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Do you want to figure out how to manage housework with a toddler or baby? Are you already overwhelmed by household chores? Don't worry! These tips for balancing household chores with parenting are just what you need.
1. Be realistic in your cleaning goals
The first step is to put housework in perspective. Be aware that a perfectly clean house as per your pre-baby days may simply not be possible now, or not without sacrificing attention away from your child. But rest assured that it is quite possible to have a healthy, hygienic, clean home that still looks great, even though it may not be 100% "perfect".
You can definitely mange housework while still delivering proper care for your baby or toddler! Just don't make more work for yourself than necessary.
2. Spread your household chores out over 3 to 5 days of the week
Pre-kids you may have been able to get away with one main cleaning day (or evening). This is not realistic now that you are parenting young kids who need your attention.
Instead, expect that you will have to spread out your work in smaller chunks over 3 – 5 days (or evenings), not one big chunk. It’s essential to have some housework-free days of the week pre-designated so you can feel like you’re getting a break. Ideally, designate the weekends as days you won’t be doing household chores.
3. Never do household chores when your child is napping (that’s YOUR time to take a break!)
If you do housework when your baby or toddler is napping, it will feel like you’re doing a lot more cleaning in your week than you actually are. Do yourself a favor and never do your house chores when the baby or toddler is napping; take a break then instead.
4. Do little bits of housework here and there during the course of your day
Get in the habit of doing a 1 to 5 minute cleaning task when possible. For example, dust the furniture in the family room while baby is laying there in the same room looking at you. Then return to baby.
Or if you have a toddler who can self-feed, supervise his or her snack while you clean the kitchen sink. Then sit down again with your toddler.
This way things get done but you are in eyesight of the kids and it’s just for short periods of time, so no-one loses out. Break up tasks into little bits and you will be surprised at how much you can get done during the normal course of your day!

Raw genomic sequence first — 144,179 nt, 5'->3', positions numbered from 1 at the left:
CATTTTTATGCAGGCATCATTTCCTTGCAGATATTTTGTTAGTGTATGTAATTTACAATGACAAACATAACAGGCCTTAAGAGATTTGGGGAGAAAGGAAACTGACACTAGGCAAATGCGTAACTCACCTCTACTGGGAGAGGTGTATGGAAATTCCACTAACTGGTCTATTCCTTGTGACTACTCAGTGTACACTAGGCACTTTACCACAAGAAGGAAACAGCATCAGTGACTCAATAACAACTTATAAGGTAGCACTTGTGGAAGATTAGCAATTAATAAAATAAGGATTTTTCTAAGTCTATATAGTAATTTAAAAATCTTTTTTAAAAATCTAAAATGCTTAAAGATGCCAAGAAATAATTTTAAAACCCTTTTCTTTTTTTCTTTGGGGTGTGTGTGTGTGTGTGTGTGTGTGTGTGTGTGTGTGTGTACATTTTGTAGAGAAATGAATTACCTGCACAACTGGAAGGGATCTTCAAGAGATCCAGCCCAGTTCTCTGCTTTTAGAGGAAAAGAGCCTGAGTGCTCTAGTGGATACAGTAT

5. Pick an easier option than a mop and bucket for cleaning the floors
Not only is the mop and bucket time consuming to set up and clean up afterward, it’s not all that safe for the inquisitive toddler. Instead use a spray mop - it doesn’t rely on a large bucket of liquid.
Your kitchen and bathroom will look great, and you’ll save lots of time and have a more kid-friendly mopping setup.
6. Get safe and convenient cleaning products
A crawling baby or toddler is likely to lick the floor at some point or to pick up food off the floor and eat it. So make sure you are picking human-safe and eco-friendly cleaning products, even if you didn't do this before having kids.
If a cleaning product you need isn’t available at your normal supermarket, buy it online, don't make a special trip to a different store. It’s way more convenient to get things delivered than having to pack everyone up and drive to a store and hunt down the product while keeping baby or toddler happy in the store.
You can find organic cleaning products at Amazon.com - or go for one of the specialty organic stores so you can rest assured it's safe without having to read all the fine print on the products. I recommend The Honest Company and Blueland for this.
7. Bathroom cleaning is easy with these fast techniques!
Cleaning the toilet and shower is never fun, and even less so when you have to deal with the needs of a baby or toddler at the same time. But rest assured we’ve got you covered. Simply use these fast bathroom cleaning techniques to attain a super-clean bathroom, super-fast.
8. Decide on your household cleaning strategy depending on your personality
Pick one of this article’s approaches to housework for busy people. Anyone with a baby or toddler is a busy person! Anything you can do to save time on your household chores is going to make for a better balance with parenting.
Simply keep your home clean enough and don’t sweat the small stuff. Looking back later, which will you regret more: not having a perfectly pristine home or not spending as much time with the kids when they were young?
How many hours of housework per week is necessary? While there is no hard-and-fast rule (it depends on things like how many people live there, how big is your home, and so on), the answer is "less hours than you used to do pre-kid". Yes, I know you have more laundry and more dishes now that you have a baby, but the idea is to do those essential things and let go of the idea of having perfectly clean windows, for example.
Balancing household chores with parenting is not easy, but it is possible.